Jump to ContentJump to Main Navigation
Rome Measured and ImaginedEarly Modern Maps of the Eternal City$
Users without a subscription are not able to see the full content.

Jessica Maier

Print publication date: 2015

Print ISBN-13: 9780226127637

Published to Chicago Scholarship Online: January 2016

DOI: 10.7208/chicago/9780226127774.001.0001

Show Summary Details
Page of

PRINTED FROM CHICAGO SCHOLARSHIP ONLINE (www.chicago.universitypressscholarship.com). (c) Copyright University of Chicago Press, 2017. All Rights Reserved. Under the terms of the licence agreement, an individual user may print out a PDF of a single chapter of a monograph in CHSO for personal use (for details see http://www.chicago.universitypressscholarship.com/page/privacy-policy).date: 17 December 2017

“Before the Eyes of the Whole World”

“Before the Eyes of the Whole World”

The City Writ Large, 1593–1676

Chapter:
(p.163) Chapter Five “Before the Eyes of the Whole World”
Source:
Rome Measured and Imagined
Author(s):

Jessica Maier

Publisher:
University of Chicago Press
DOI:10.7208/chicago/9780226127774.003.0006

Chapter five traces a splendid sequence of large-scale prints by Antonio Tempesta (1593), Matteo Greuter (1618), Giovanni Battista Falda (1676), and others who turned away from Roma Antica to focus on the most recent form of the city. Although these works were not sponsored by the papacy, they took on a newly ideological and propagandistic tone. Rome was being remade as a grand theater that proclaimed the Church’s triumph over grave challenges, and the maps addressed in this chapter perfectly expressed the militancy of the Baroque city. With the rise of the Grand Tour, their messages were exported far and wide. In Rome, their production was increasingly concentrated in the hands of highly professionalized printers like the De Rossi family. Owing in large part to the expertise of their makers, these works surpassed imagery of previous generations in sheer size, technical finesse, architectural detail, and overall magnificence. They can be divided into two main trends—the painterly and the architectural—but like earlier works they continued to merge qualitative and quantitative information. If these images failed to reinvent the wheel, they refined themes that were first manifested in the mid-1400s and brought them to a glorious pinnacle.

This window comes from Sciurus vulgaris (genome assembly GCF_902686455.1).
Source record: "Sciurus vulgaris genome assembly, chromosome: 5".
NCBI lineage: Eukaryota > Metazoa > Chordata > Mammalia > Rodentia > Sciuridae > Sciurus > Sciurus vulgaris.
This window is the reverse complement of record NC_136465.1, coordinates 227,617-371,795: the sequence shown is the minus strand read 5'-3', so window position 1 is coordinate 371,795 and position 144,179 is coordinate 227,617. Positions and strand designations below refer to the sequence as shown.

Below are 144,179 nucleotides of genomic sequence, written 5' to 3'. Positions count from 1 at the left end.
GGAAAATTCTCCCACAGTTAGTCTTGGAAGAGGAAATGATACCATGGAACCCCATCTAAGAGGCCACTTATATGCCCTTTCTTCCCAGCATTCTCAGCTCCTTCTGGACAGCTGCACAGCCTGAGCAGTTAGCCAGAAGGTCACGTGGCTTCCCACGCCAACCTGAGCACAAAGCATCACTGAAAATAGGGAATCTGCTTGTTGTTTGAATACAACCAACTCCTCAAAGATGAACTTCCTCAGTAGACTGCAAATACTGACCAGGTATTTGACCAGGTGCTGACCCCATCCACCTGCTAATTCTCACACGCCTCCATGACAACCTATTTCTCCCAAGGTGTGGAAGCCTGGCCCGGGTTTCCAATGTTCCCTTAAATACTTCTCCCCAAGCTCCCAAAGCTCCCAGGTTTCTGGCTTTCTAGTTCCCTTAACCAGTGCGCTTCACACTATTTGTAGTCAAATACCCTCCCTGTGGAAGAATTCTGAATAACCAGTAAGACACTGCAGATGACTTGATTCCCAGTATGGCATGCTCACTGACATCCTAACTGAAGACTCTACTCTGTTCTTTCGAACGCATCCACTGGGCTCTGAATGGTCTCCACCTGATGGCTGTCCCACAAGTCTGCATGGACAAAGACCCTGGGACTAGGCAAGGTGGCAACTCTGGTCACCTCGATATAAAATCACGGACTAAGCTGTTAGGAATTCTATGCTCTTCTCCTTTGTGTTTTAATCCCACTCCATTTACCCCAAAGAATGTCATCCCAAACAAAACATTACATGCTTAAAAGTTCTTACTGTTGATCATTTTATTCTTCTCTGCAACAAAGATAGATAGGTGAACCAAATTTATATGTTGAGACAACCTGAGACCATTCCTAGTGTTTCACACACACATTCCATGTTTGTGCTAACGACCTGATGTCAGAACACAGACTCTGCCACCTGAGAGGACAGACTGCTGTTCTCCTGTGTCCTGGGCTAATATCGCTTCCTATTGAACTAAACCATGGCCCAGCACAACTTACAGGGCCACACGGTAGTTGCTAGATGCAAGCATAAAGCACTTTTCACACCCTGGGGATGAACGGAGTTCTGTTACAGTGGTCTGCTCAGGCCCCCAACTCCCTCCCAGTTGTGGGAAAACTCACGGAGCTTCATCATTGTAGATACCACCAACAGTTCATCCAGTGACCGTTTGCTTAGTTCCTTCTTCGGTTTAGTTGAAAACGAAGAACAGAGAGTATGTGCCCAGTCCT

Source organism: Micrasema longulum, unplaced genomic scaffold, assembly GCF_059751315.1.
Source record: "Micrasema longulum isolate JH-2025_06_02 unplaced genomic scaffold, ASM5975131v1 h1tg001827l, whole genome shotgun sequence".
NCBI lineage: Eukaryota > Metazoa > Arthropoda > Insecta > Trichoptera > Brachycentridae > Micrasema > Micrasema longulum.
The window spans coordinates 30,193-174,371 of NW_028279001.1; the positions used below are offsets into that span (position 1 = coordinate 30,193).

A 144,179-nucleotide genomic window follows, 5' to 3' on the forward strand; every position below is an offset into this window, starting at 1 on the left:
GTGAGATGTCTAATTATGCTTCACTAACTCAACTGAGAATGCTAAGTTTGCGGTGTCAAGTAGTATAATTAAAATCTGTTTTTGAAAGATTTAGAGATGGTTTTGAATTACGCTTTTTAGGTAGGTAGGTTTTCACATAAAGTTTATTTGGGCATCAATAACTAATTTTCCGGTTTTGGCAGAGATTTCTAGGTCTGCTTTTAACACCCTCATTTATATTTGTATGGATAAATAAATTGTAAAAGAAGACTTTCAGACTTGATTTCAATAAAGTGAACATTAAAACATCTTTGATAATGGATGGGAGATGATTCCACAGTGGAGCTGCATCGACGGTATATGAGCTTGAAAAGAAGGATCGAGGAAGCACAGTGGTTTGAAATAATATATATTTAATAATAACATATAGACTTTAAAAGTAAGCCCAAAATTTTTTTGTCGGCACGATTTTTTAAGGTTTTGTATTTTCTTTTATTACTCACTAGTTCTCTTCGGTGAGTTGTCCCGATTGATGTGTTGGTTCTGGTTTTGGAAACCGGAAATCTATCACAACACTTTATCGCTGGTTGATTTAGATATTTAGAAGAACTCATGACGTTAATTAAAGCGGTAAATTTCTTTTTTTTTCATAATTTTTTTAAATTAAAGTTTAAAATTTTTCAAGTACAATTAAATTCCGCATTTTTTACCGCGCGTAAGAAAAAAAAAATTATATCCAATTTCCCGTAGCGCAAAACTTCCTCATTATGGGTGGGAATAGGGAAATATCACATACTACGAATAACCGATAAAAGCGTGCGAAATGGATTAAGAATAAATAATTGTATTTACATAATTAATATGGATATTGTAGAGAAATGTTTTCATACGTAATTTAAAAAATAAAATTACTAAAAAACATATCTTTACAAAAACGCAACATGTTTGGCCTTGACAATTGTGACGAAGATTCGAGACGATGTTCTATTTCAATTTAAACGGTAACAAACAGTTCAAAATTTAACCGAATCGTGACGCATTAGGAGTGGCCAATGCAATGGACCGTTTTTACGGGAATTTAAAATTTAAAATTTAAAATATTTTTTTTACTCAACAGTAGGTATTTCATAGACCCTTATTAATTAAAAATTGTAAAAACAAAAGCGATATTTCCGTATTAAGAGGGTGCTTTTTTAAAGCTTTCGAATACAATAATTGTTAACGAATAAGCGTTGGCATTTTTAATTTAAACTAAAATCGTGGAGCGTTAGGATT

Keywords:   Baroque Rome, theatre, Antonio Tempesta, Matteo Greuter, Giovanni Battista Falda, De Rossi family, architectural, painterly

Chicago Scholarship Online requires a subscription or purchase to access the full text of books within the service. Public users can however freely search the site and view the abstracts and keywords for each book and chapter.

Please, subscribe or login to access full text content.

If you think you should have access to this title, please contact your librarian.

To troubleshoot, please check our FAQs, and if you can't find the answer there, please contact us.